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Wing transparency helps butterflies avoid predators

A new study led by the University of Sorbonne has found that transparent wing patches in several species of butterflies and moths may have an important role in warding off predators. The wing transparency seems to have co-evolved with bright color displays in many different species.

Despite their delicate looks, butterflies and moths have many defenses, such as transparent patches on their wings that are often helping them avoid detection, or bright, contrasting colors to warn predators that they are dangerous or toxic.

The warning color patterns are so effective that other butterfly or moth species evolve to mimic them, even if they don’t have the same toxic characteristics. According to this new study, some species have evolved both vivid warning colors and transparent patches.

“We set out to explore the structural and optical features of transparent patches in various species that also have warning colorations,” said study first author Charline Pinna. “By doing so, we hoped to determine how butterflies and moths evolved these defenses and how bird predators perceive them.”

By using a method called spectrophotometry to measure the transmission of light through the transparent patches of 62 species, and computer modelling to assess how similar the patches would look to bird predators, Pinna and her colleagues have found that the transparent patches on the wings of insects and their mimics appear very similar to birds. This suggests that different species are undergoing convergent evolution, by evolving similar traits that are beneficial to their survival.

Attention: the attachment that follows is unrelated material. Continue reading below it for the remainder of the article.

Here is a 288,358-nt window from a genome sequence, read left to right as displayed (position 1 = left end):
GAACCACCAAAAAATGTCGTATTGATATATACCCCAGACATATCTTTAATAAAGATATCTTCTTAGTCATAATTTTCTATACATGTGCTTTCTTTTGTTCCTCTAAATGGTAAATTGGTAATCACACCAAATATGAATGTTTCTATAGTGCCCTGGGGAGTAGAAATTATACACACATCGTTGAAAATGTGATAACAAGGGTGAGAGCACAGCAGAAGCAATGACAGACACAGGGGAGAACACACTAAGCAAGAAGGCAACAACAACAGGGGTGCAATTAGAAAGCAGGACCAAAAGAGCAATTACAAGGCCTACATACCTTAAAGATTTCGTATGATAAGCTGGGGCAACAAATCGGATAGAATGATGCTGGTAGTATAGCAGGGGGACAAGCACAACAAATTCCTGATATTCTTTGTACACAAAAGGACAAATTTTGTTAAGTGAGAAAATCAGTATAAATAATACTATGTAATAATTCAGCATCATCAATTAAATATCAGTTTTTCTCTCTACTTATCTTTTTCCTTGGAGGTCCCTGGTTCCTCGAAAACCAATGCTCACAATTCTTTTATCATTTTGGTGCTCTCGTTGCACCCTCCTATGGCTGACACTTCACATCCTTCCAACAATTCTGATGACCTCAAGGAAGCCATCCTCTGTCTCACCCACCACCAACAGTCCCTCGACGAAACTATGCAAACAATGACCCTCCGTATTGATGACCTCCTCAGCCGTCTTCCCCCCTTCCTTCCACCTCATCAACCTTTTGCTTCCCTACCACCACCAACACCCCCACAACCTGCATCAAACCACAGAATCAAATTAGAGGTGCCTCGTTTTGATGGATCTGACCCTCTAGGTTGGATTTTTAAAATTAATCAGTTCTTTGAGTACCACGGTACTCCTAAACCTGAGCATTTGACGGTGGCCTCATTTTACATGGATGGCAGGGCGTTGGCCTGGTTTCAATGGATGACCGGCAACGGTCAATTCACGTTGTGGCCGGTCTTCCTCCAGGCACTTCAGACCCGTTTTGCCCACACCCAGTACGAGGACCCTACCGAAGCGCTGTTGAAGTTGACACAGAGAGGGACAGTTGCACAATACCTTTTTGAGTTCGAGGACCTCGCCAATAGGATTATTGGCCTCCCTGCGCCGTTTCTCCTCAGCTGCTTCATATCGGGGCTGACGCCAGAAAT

However, transparency may come at a cost, especially for species living in the humid tropics. According to the scientists, transparent patches are likely less water resistant than opaque wing patches.

Moreover, they may also have a negative effect on insects’ thermoregulation, by not allowing them to accumulate sufficient heat. Yet, since this trait has repeatedly evolved in both butterflies and moths, it seems that the benefits clearly outweighed these costs.

“Our findings show how species with transparent wing patches may benefit from double protection from predators,” concluded study co-author Marianne Elias, a senior evolutionary biologist at the Sorbonne. “At a distance, transparent patches may make butterflies and moths harder for predators to see, but up close their warning color patterns may also alert predators to leave them alone.”

The study is published in the journal eLife.  

By Andrei Ionescu, Staff Writer

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